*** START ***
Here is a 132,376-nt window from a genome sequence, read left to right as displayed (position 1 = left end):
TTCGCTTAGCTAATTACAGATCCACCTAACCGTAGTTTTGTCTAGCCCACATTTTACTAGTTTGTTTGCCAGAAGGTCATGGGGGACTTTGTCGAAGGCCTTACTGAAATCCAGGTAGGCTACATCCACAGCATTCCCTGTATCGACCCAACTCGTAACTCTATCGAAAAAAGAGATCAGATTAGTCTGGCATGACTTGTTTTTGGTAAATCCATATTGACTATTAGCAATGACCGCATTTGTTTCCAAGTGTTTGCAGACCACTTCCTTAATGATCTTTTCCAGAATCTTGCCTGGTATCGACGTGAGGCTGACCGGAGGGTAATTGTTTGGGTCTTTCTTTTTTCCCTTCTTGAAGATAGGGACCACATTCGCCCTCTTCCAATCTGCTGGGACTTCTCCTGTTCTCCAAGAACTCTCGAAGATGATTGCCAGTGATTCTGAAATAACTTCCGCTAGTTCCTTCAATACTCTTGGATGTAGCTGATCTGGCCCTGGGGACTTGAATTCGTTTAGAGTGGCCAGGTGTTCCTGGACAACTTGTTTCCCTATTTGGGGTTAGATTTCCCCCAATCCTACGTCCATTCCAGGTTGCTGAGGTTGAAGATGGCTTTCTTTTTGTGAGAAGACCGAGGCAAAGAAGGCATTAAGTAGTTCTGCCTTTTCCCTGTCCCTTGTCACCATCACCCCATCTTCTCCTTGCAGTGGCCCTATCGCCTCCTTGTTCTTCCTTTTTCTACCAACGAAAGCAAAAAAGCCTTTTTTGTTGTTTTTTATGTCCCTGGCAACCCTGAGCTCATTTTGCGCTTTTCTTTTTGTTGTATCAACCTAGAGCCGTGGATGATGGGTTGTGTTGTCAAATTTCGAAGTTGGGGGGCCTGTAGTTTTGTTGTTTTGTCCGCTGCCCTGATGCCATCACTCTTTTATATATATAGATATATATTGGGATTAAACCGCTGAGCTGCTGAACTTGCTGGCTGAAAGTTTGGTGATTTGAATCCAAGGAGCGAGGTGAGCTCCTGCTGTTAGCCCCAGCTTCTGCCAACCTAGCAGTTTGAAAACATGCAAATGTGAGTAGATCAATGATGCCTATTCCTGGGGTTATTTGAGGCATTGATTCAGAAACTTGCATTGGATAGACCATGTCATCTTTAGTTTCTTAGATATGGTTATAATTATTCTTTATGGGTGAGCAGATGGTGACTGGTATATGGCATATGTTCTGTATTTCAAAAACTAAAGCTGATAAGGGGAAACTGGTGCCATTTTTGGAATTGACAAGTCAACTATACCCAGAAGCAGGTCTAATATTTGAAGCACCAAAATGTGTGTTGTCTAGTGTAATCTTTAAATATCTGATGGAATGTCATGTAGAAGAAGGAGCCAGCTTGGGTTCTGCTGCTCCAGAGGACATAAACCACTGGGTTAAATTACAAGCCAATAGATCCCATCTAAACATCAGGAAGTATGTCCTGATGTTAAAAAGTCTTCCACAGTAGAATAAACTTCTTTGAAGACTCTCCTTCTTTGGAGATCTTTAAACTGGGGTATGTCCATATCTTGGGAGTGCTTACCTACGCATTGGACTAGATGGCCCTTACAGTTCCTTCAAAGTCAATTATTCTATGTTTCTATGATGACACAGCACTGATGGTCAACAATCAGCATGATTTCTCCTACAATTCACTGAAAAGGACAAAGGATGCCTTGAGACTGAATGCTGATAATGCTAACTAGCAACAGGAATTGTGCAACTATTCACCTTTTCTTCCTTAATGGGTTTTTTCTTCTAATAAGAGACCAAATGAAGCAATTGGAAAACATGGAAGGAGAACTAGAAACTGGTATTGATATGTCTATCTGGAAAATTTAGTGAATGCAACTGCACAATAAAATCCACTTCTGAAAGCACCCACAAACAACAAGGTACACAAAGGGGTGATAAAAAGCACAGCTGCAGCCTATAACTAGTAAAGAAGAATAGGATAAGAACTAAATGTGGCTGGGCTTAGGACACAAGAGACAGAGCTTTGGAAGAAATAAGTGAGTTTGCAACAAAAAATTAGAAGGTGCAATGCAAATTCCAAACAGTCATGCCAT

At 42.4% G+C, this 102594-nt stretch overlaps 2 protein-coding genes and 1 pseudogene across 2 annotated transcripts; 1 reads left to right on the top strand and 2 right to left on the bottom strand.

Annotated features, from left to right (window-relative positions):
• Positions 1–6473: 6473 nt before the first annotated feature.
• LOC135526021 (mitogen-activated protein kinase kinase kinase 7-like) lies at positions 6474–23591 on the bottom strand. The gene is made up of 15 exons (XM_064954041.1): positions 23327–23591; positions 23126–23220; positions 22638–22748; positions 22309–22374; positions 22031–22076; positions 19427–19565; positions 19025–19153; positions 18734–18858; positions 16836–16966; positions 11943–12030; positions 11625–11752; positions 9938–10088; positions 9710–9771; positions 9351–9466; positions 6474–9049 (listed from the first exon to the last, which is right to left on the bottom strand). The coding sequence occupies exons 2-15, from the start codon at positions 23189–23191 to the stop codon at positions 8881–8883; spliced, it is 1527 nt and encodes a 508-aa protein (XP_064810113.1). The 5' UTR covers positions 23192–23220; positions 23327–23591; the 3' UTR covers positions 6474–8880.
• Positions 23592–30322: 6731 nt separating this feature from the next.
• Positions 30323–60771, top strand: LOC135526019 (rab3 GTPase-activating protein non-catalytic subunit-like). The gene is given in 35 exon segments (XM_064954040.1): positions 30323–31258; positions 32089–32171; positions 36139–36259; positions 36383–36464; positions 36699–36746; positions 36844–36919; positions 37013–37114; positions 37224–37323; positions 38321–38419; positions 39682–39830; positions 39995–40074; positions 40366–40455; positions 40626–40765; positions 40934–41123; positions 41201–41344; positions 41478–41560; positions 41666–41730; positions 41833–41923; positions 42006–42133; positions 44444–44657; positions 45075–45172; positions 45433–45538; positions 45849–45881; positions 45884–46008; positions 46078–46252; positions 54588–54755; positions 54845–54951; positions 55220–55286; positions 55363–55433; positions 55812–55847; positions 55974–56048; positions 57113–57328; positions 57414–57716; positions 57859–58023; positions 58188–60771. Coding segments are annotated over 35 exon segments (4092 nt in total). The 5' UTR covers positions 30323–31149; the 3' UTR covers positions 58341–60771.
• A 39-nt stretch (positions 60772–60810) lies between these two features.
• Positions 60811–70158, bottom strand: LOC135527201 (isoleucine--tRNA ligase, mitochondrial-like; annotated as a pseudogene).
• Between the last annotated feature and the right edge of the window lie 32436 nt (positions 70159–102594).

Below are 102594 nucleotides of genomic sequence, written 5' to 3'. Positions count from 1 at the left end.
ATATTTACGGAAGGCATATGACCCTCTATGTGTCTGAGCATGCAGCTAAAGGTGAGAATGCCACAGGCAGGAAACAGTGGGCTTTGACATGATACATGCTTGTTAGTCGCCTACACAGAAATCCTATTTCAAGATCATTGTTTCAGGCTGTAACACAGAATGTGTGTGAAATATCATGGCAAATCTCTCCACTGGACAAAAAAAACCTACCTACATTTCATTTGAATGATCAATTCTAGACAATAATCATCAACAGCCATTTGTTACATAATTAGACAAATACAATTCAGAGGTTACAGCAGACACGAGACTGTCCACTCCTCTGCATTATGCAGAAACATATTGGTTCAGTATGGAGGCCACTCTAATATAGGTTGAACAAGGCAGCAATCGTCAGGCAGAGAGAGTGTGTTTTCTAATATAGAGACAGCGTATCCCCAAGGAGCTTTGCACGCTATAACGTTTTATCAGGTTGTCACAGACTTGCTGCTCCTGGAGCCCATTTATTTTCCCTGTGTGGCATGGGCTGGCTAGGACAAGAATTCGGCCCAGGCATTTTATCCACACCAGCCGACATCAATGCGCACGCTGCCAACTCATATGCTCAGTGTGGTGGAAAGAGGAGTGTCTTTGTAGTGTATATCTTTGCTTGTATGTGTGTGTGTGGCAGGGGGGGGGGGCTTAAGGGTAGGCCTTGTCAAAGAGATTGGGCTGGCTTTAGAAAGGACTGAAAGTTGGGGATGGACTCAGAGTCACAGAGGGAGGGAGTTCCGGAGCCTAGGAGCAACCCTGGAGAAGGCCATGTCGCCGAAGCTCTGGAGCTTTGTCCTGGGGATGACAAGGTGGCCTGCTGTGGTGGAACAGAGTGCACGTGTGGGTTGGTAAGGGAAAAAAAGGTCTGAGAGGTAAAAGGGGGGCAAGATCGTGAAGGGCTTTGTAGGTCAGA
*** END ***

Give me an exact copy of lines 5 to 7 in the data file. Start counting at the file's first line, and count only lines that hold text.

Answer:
• Positions 1–6473: 6473 nt before the first annotated feature.
• LOC135526021 (mitogen-activated protein kinase kinase kinase 7-like) lies at positions 6474–23591 on the bottom strand. The gene is made up of 15 exons (XM_064954041.1): positions 23327–23591; positions 23126–23220; positions 22638–22748; positions 22309–22374; positions 22031–22076; positions 19427–19565; positions 19025–19153; positions 18734–18858; positions 16836–16966; positions 11943–12030; positions 11625–11752; positions 9938–10088; positions 9710–9771; positions 9351–9466; positions 6474–9049 (listed from the first exon to the last, which is right to left on the bottom strand). The coding sequence occupies exons 2-15, from the start codon at positions 23189–23191 to the stop codon at positions 8881–8883; spliced, it is 1527 nt and encodes a 508-aa protein (XP_064810113.1). The 5' UTR covers positions 23192–23220; positions 23327–23591; the 3' UTR covers positions 6474–8880.
• Positions 23592–30322: 6731 nt separating this feature from the next.